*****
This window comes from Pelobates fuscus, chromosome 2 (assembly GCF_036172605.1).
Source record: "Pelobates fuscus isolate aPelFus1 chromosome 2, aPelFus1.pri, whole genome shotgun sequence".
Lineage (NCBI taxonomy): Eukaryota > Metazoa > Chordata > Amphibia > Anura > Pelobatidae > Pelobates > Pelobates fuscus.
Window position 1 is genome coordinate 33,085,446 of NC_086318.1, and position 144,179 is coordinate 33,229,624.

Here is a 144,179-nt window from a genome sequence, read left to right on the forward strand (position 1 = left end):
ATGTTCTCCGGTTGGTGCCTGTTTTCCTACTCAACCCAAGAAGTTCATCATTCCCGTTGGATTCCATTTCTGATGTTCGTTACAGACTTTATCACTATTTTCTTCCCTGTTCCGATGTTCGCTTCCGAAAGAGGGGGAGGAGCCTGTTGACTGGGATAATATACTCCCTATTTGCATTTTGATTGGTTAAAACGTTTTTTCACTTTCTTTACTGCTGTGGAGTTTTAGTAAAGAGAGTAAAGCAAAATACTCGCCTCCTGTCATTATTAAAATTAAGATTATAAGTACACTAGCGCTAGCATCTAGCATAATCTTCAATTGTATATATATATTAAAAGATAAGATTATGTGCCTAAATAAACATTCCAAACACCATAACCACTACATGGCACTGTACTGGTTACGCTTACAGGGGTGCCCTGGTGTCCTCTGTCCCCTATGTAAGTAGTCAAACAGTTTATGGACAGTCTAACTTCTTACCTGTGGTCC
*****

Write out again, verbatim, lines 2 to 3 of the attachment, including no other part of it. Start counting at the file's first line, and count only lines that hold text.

Source record: "Pelobates fuscus isolate aPelFus1 chromosome 2, aPelFus1.pri, whole genome shotgun sequence".
Lineage (NCBI taxonomy): Eukaryota > Metazoa > Chordata > Amphibia > Anura > Pelobatidae > Pelobates > Pelobates fuscus.